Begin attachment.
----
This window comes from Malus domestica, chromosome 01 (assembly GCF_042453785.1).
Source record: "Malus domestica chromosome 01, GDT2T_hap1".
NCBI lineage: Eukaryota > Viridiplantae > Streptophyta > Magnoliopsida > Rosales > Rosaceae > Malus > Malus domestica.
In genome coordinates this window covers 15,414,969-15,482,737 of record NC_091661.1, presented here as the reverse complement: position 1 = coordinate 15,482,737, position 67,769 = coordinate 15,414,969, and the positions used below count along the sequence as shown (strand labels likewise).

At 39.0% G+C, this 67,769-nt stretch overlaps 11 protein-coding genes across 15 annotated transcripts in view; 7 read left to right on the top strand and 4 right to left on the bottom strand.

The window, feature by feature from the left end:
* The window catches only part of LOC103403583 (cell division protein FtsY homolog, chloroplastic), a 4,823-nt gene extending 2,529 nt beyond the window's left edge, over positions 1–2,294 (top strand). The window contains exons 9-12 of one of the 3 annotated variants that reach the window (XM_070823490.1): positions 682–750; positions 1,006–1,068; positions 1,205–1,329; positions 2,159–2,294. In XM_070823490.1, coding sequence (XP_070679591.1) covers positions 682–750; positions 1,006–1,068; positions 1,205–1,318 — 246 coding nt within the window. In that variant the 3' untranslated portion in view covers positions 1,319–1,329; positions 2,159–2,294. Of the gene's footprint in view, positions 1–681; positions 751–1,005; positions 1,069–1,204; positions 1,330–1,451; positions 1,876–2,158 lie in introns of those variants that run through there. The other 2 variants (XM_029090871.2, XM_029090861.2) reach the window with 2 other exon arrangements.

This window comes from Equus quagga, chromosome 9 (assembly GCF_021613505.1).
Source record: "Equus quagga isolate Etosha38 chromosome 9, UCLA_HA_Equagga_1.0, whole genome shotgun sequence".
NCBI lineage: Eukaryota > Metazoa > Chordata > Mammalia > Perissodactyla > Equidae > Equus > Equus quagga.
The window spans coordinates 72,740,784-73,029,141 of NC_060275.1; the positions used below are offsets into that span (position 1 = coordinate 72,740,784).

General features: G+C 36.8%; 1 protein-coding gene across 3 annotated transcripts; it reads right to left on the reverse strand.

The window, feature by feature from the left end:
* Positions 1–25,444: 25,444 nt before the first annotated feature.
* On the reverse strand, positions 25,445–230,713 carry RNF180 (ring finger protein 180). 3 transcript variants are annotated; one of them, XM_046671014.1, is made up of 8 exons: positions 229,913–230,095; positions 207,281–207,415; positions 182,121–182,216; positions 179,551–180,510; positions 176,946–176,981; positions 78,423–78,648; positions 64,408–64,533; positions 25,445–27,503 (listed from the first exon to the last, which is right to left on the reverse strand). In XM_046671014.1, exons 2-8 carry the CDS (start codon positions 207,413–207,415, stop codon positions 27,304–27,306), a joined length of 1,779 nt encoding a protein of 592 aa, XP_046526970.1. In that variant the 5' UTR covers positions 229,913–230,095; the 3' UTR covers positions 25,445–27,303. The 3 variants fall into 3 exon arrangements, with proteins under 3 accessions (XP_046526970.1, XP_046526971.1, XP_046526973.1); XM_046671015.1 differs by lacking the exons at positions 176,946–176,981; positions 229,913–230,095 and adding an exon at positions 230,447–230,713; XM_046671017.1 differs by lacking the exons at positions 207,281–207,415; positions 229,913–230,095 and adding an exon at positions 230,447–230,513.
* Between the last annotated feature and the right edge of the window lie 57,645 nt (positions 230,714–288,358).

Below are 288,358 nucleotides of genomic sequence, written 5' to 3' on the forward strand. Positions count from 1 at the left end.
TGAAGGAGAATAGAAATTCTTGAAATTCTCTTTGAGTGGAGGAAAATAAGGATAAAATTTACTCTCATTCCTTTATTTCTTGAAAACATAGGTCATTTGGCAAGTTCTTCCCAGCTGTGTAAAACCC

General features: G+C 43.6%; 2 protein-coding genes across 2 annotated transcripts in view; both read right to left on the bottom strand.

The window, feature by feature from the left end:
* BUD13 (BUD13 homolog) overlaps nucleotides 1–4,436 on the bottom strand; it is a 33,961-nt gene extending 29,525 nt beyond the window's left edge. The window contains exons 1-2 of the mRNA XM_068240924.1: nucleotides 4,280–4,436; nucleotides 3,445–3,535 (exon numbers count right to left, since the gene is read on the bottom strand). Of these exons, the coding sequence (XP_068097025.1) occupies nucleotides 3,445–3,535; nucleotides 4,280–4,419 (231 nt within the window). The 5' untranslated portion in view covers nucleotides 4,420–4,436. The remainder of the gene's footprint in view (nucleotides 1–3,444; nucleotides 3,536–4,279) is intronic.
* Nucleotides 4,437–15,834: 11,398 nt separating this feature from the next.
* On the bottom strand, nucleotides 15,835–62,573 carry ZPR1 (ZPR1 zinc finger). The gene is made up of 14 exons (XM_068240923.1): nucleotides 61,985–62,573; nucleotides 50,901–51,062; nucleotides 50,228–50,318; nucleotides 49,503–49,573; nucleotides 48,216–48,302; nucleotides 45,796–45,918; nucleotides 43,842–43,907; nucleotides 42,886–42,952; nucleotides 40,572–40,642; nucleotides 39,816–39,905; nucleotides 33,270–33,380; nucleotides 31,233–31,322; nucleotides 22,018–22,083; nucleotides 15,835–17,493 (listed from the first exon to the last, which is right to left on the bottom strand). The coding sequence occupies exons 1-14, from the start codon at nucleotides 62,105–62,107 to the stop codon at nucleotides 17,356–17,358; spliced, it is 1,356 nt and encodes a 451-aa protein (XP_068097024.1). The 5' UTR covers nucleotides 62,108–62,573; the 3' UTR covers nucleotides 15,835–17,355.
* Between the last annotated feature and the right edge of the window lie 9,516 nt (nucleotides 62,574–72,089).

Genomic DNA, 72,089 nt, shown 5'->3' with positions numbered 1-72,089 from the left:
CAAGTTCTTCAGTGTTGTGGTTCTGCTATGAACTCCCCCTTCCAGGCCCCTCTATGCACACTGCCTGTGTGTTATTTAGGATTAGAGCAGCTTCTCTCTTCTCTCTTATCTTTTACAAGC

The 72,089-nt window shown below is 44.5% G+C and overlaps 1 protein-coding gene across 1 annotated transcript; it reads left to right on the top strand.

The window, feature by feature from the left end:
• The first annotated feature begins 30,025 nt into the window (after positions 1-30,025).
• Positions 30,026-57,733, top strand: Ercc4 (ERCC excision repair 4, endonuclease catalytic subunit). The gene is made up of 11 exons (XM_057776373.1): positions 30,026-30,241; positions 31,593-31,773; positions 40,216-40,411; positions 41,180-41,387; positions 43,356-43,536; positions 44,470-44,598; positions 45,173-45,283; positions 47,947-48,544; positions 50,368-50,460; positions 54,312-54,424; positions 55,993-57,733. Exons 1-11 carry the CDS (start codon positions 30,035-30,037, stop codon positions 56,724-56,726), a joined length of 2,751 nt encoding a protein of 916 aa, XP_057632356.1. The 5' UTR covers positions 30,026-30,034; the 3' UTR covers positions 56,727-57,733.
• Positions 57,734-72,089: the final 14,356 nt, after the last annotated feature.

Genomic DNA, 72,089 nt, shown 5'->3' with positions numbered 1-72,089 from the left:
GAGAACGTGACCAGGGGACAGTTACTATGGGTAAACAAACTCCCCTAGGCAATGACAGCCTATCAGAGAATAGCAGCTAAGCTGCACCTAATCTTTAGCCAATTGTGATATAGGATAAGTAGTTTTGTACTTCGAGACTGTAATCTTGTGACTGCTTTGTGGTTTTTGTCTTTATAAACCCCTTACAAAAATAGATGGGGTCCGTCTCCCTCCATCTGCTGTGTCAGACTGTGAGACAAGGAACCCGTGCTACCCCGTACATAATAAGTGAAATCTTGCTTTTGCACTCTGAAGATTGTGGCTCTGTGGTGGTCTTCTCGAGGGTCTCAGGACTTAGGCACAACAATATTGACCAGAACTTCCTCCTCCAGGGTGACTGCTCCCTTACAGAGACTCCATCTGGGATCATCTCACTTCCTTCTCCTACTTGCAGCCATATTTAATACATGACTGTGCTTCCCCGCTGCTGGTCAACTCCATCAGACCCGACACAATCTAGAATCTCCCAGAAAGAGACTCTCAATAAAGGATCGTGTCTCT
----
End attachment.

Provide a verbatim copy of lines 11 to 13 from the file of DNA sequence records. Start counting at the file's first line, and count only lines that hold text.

The window spans coordinates 72,740,784-73,029,141 of NC_060275.1; the positions used below are offsets into that span (position 1 = coordinate 72,740,784).

General features: G+C 36.8%; 1 protein-coding gene across 3 annotated transcripts; it reads right to left on the reverse strand.

The window, feature by feature from the left end: